Cornell University microbiologists, looking for bioremediation microbes to "eat" toxic pollutants, report the first field test of a technique called stable isotopic probing (SIP) in a contaminated site. And they announce the discovery and isolation of a bacterium that biodegrades naphthalene in coal tar contamination.
Scanning electron micrograph shows the newly discovered Polaromonas naphthalenivorans strain CJ2 bacterium dividing in two, each about 1 micron in diameter. The napthalene-eating bug was found in a coal-tar disposal site along the Hudson River by researchers from the NSF Microbial Observatory at Cornell University.
Copyright © 2003 PNAS.
Although naphthalene is not the most toxic component in coal tar, the microbiologists say their discovery might eventually help to speed the cleanup of hundreds of 19th and 20th century gasworks throughout the United States where the manufacture of gas from coal for homes and street lighting left a toxic legacy in the ground.
The National Science Foundation-funded research is reported in the online edition of Proceedings of the National Academy of Sciences (PNAS early edition, Oct. 27, 2003) by researchers working at the NSF Microbial Observatory at Cornell.
Roger Segelken | Cornell News
Scientists on the road to discovering impact of urban road dust
18.01.2018 | University of Alberta
Gran Chaco: Biodiversity at High Risk
17.01.2018 | Humboldt-Universität zu Berlin
On the way to an intelligent laboratory, physicists from Innsbruck and Vienna present an artificial agent that autonomously designs quantum experiments. In initial experiments, the system has independently (re)discovered experimental techniques that are nowadays standard in modern quantum optical laboratories. This shows how machines could play a more creative role in research in the future.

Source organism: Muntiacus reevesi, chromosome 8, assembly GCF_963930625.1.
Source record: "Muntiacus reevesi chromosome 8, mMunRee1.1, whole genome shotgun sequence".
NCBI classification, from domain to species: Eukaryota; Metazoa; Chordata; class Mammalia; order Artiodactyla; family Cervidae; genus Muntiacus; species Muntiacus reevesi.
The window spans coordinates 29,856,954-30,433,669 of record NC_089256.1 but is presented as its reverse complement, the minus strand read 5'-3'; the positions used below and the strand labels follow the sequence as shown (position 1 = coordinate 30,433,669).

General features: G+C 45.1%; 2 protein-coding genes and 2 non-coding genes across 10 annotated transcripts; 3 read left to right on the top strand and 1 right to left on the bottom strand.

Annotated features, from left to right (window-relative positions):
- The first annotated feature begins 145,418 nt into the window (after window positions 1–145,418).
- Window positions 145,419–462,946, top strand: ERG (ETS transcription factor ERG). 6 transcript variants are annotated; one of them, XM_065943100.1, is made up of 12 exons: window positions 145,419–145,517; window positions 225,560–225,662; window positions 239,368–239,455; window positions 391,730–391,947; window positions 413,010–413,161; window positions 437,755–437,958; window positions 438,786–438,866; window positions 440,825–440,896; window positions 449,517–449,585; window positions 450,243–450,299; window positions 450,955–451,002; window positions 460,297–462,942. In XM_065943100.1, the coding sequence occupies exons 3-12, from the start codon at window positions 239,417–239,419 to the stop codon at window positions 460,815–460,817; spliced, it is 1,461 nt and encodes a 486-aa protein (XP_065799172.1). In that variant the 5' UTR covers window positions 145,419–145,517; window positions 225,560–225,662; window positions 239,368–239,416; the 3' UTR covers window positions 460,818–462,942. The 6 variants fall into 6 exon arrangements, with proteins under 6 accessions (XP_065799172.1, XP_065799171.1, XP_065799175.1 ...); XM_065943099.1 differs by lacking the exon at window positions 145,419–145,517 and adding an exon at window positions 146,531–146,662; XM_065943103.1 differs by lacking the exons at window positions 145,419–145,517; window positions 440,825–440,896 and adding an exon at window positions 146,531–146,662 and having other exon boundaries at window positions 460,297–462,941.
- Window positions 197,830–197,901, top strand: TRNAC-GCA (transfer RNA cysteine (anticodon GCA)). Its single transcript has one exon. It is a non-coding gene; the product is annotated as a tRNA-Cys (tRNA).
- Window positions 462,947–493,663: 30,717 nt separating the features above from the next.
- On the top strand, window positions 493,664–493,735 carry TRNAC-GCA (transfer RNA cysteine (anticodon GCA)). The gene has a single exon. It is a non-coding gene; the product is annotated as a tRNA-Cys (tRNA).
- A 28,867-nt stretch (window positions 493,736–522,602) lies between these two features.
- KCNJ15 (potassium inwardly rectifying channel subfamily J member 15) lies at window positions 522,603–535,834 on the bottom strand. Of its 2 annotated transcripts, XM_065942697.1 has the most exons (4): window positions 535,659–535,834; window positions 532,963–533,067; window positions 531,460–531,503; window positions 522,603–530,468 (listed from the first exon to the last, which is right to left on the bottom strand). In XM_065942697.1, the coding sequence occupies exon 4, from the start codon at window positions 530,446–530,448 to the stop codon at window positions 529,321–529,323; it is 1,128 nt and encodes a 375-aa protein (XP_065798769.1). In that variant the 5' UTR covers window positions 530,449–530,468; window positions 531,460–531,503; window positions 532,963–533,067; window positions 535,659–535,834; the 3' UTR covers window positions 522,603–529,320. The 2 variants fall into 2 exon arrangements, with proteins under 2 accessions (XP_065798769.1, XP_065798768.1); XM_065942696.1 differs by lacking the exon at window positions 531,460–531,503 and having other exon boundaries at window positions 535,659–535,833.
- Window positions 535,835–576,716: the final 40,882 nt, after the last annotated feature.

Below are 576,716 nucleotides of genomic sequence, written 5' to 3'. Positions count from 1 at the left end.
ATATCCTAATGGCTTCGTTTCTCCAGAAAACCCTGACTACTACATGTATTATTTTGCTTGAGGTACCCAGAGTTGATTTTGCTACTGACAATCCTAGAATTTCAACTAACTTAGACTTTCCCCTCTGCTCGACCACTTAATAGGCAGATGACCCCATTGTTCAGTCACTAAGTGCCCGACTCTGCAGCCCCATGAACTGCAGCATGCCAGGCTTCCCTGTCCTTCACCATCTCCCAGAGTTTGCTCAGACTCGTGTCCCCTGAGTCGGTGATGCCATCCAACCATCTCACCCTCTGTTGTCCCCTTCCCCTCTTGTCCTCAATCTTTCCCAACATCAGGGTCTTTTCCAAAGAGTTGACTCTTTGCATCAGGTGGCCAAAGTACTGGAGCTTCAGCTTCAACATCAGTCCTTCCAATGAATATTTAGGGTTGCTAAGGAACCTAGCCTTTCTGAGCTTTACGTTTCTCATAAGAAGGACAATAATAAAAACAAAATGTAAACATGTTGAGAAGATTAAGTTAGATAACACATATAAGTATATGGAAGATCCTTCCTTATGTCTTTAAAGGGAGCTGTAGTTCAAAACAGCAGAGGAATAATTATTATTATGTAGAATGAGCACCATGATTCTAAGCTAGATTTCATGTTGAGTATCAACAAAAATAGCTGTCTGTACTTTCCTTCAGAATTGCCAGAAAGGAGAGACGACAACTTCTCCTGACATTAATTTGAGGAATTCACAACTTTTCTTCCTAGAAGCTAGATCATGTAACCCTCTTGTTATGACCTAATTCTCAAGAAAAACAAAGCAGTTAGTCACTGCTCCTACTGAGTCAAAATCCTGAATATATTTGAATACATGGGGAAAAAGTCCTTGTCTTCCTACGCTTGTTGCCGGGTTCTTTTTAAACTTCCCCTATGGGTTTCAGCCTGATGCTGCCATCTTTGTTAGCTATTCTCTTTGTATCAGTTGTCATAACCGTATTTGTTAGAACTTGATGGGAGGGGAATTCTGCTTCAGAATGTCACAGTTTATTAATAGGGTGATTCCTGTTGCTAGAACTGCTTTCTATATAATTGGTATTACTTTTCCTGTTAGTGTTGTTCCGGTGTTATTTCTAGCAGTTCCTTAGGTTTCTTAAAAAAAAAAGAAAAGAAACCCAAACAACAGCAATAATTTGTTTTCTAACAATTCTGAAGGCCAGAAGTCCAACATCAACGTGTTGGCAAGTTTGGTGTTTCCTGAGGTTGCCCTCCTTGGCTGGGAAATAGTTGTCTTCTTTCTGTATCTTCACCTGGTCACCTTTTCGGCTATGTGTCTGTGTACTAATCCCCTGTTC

We carry smartphones in our pockets, the streets are dotted with semi-autonomous cars, but in the research laboratory experiments are still being designed by...
What enables electrons to be transferred swiftly, for example during photosynthesis? An interdisciplinary team of researchers has worked out the details of how...
For the first time, scientists have precisely measured the effective electrical charge of a single molecule in solution. This fundamental insight of an SNSF Professor could also pave the way for future medical diagnostics.
Electrical charge is one of the key properties that allows molecules to interact. Life itself depends on this phenomenon: many biological processes involve...
At the JEC World Composite Show in Paris in March 2018, the Fraunhofer Institute for Laser Technology ILT will be focusing on the latest trends and innovations in laser machining of composites. Among other things, researchers at the booth shared with the Aachen Center for Integrative Lightweight Production (AZL) will demonstrate how lasers can be used for joining, structuring, cutting and drilling composite materials.
No other industry has attracted as much public attention to composite materials as the automotive industry, which along with the aerospace industry is a driver...
Scientists at Tokyo Institute of Technology (Tokyo Tech) and Tohoku University have developed high-quality GFO epitaxial films and systematically investigated their ferroelectric and ferromagnetic properties. They also demonstrated the room-temperature magnetocapacitance effects of these GFO thin films.
Multiferroic materials show magnetically driven ferroelectricity. They are attracting increasing attention because of their fascinating properties such as...
08.01.2018 | Event News
11.12.2017 | Event News
08.12.2017 | Event News
22.01.2018 | Materials Sciences
22.01.2018 | Earth Sciences
22.01.2018 | Life Sciences